3. Leadership Level Progression
      Model (LLPM)
      : The Leadership Level Progression Model is one of the biggest stressors amongst the N/OCdts. While most understand the intent to push and motivate the N/OCdts toward their maximum potential, it has actually had the opposite effect. Many are confused or demoralised. If one falls behind in one pillar, it is very difficult to catch up and at some point, most simply give up and concentrate on the one pillar that they cannot fail; academics;
    4. Professional Military Training: PMT is seen as a time-waster for the N/OCdts. To them, it does not have relevance or training merit, and is not well designed nor well implemented. It is often repetitive and with its current scheduling format it does not allow for much beyond PowerPoint briefings;
    5. Four Pillars/AFAN Qualification: There is a fundamental conflict between the four pillars (for time and focus). The AFAN Designation is not seen as holding any value beyond personal pride;
    6. Time Management/Lack of Coordination: Time related complaints ranged from a lack of time, or a lack of coordination which led to conflicting schedules and last minute stress. N/OCdts felt they have to sacrifice one important thing for another. There were concerns over an overloaded work schedule, unprotected study time and lack of effective time management skills;
    7. Dress Standards: The Dress Standards at RMC are a major bone of contention for the N/OCdts. The two main factors are “walking out dress” and the use of dress as a punishment. Enforcing these standards are causing some to stay within the confines of RMC in order to avoid being verbally harassed by people downtown;
    8. Cadet Wing Instructions (CADWINS): The N/OCdts consider that the rules in the CADWINS, while necessary, are too numerous and too prescriptive. Because of this, in some cases the Cadet Chain of Authority (CCoA) does not enforce them, or does not do so in a standardized way. The sanctions matrix, as one example, does not allow N/OCdts to use their judgement or exercise their leadership;
    9. Cadet Chain of Authority (CCoA): According to many N/OCdts, there is a lack of supervision of the CCoA by the Training Wing, which allows some to use their power/authority inappropriately and does not lend itself to a standardized application of rules and regulations;
    10. Lack of Autonomy / Authority / Trust in N/OCdts: Many N/OCdts feel like they are not given enough responsibility or trust. They would like more leadership opportunities so they can learn how to be an Officer, and make their mistakes in a training environment before they arrive at their first unit where the consequences are all too real;
    11. Bilingualism: According to the N/OCdts, RMC is not a practicing bilingual unit. Bilingualism does not seem to be a priority in the selection of Training Wing staff, nor in the execution and positive encouragement of using both Official Languages;
    12. Relaxation: N/OCdts have indicated that the walking out (off-duty) dress standards, coupled with infrastructure problems and poor time management have all contributed to a feeling of being isolated at RMC. The N/OCdts work and live at RMC, and they have expressed a desire for healthy separation of the two otherwise they are constantly “on duty” without respite;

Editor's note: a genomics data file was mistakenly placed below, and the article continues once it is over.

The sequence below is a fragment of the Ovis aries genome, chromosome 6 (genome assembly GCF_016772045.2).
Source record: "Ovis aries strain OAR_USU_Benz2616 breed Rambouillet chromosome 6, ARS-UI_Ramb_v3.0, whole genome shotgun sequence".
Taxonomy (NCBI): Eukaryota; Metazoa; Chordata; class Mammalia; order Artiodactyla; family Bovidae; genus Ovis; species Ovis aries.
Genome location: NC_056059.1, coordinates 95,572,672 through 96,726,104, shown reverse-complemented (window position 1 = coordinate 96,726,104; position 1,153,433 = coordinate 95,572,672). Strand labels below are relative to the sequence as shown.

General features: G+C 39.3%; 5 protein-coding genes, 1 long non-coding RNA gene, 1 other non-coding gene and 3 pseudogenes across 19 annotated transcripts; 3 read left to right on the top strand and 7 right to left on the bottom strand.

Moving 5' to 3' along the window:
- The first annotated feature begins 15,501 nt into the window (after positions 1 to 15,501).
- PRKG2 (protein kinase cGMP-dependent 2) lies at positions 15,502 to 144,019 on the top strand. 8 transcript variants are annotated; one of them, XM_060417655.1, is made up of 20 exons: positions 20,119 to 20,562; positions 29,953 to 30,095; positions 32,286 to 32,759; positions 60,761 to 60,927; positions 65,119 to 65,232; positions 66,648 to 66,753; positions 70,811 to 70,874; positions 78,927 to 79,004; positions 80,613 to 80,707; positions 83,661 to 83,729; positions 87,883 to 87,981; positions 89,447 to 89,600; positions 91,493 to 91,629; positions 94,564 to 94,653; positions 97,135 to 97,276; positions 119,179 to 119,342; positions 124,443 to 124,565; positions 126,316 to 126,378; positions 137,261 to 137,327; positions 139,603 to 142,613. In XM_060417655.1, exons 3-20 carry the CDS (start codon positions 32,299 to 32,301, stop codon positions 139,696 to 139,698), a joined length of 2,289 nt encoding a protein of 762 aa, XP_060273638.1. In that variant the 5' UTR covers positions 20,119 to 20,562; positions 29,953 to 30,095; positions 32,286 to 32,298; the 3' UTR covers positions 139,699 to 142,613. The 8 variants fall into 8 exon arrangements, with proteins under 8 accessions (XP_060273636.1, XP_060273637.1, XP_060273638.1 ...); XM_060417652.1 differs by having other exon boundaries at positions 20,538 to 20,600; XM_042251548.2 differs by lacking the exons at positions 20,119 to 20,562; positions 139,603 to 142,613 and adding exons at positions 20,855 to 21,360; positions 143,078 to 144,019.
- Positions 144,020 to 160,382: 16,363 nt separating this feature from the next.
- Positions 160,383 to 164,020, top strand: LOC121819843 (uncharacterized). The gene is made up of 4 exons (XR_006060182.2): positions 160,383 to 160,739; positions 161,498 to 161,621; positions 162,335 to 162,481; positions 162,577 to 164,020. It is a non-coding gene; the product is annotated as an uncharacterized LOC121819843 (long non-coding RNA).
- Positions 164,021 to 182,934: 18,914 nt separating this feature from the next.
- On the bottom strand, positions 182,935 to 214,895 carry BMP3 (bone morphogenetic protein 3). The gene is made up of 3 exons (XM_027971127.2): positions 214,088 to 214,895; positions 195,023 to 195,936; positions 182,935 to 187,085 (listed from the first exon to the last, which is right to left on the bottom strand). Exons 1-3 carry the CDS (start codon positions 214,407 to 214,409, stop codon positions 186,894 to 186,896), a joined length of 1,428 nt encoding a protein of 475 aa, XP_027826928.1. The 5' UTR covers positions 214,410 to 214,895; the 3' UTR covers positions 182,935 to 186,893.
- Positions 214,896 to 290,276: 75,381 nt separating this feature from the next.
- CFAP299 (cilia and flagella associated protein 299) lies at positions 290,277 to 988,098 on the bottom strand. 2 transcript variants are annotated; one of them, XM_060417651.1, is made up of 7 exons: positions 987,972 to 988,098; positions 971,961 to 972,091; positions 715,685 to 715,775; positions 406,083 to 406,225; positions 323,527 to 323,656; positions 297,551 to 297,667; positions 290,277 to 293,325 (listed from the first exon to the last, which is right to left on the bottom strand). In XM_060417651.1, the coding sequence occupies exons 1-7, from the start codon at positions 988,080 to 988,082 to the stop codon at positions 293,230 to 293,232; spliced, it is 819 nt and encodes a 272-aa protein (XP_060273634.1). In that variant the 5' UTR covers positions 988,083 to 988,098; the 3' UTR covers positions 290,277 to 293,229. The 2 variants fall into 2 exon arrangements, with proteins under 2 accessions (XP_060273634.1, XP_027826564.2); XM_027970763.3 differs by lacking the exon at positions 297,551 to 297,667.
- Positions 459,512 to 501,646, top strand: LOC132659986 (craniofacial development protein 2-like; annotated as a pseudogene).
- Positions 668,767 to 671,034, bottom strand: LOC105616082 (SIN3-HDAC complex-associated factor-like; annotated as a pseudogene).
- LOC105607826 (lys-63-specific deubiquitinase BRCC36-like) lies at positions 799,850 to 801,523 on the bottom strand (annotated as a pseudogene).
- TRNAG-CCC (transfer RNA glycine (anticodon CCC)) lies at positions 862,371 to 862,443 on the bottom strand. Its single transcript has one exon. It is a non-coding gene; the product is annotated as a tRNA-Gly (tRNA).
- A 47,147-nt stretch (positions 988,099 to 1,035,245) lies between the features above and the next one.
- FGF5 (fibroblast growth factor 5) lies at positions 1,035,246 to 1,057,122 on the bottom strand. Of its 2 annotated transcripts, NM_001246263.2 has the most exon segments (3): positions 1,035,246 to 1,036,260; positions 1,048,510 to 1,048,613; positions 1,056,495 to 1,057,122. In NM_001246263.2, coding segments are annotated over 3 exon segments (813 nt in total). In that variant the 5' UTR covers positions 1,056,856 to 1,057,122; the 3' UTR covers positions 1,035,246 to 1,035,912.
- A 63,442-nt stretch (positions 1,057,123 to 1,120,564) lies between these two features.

13. Punitive/Negative Culture: The N/OCdts spoke of a punitive culture at RMC. By their perception, the CADWINS seems to highlight the negative things as opposed to helping the N/OCdts strive for positive goals;
    14. Reluctance to Release: Many of the N/OCdts feel that mediocrity is acceptable because RMC does not seem able to remove those N/OCdts that have been identified as being poor candidates to lead effectively within the officer corps;
    15. Physical Performance Test (PPT): As evidenced by comments from the N/OCdts, the PPT is a real source of stress for many. They know that it is not a CAF standard and are questioning its validity and purpose. The push up portion of the test was the single most commented upon stressor when discussing the PPT;
    16. Infrastructure: RMC’s aging infrastructure is evident in the affect it has on N/OCdts. It requires better maintenance and attention. The lack of a suitable library or study hall is a huge dissatisfier for many;
    17. First Year Orientation Period (FYOP): Many N/OCdts understood the purpose and design of the FYOP, but took exception to how it was executed. Many did not like the fact that their peers were running it with little or no supervision from Training Wing. This seemed to lead to leadership practices where verbal abuse was evident;
    18. Alcohol/Drugs: Although there were not many comments related to drugs and alcohol, it appeared to the SSAV Team that alcohol was an area of concern to the N/OCdts themselves;
    19. Stigma on Mental Health: Most N/OCdts are well aware of the mental health and medical support options but some are still shying away from seeking help due to a perceived stigma attached to a mental health issue; and
    20. Miscellaneous others: Other stressors include the understaffed College Orderly room, inadequate messing facilities, the quality and quantity of food, quality control measures for recruiting of ROTP candidates, and concerns regarding how RMC is sometimes portrayed in the public eye.
  4. Training Wing view on N/OCdt Stressors: The RMC SSAV Team conducted 43 interviews with members of the Training Wing. Training Wing personnel interact with the N/OCdts to varying degrees of success and many would base their responses to the SSAV Team questions on the observations and conversations they have had with the N/OCdts themselves. Their views do support the list of real and perceived stressors voiced by the N/OCdts in their interviews as follows: